As Amtrak Train 43 chugged past Johnstown, lengthening shadows cast a melancholy pall over the town’s redbrick buildings, remnants of industrialization. Then the train plunged back into forest, where glimpses of the Conemaugh River peeked through the trees.
Final destination, Pittsburgh, was still almost two hours away.
It’s nearly 7½ hours on 350 miles of rail from Philadelphia to Pennsylvania’s big city in the west. It’s slower than an hour-and-15-minute flight or five-hour drive, and, at $47, comparable to the cost of tolls and gas on the Pennsylvania Turnpike. Amtrak’s Pennsylvanian, which connects Pittsburgh with New York City for about 230,000 passengers a year, also leaves little room for flexibility.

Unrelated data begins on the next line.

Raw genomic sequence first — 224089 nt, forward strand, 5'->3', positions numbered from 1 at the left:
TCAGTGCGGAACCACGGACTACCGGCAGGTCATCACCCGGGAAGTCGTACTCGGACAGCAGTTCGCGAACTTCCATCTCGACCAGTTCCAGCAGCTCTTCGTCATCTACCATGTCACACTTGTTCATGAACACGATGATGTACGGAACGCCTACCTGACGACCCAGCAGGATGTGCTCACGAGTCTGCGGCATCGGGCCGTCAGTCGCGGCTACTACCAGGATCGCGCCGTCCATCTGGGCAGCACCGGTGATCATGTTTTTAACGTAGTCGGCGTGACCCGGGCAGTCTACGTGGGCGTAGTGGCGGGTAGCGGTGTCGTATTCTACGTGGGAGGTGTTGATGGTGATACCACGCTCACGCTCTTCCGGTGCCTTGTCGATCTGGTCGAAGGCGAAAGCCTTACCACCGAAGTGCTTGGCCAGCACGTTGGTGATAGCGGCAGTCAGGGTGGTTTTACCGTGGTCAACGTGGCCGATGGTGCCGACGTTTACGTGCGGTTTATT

One train a day leaves 30th Street Station for Pittsburgh, at 12:42 p.m. There’s only one return trip, at 7:30 a.m.
Better train service would mean fewer cars on the turnpike, economic development for towns on the route, and more…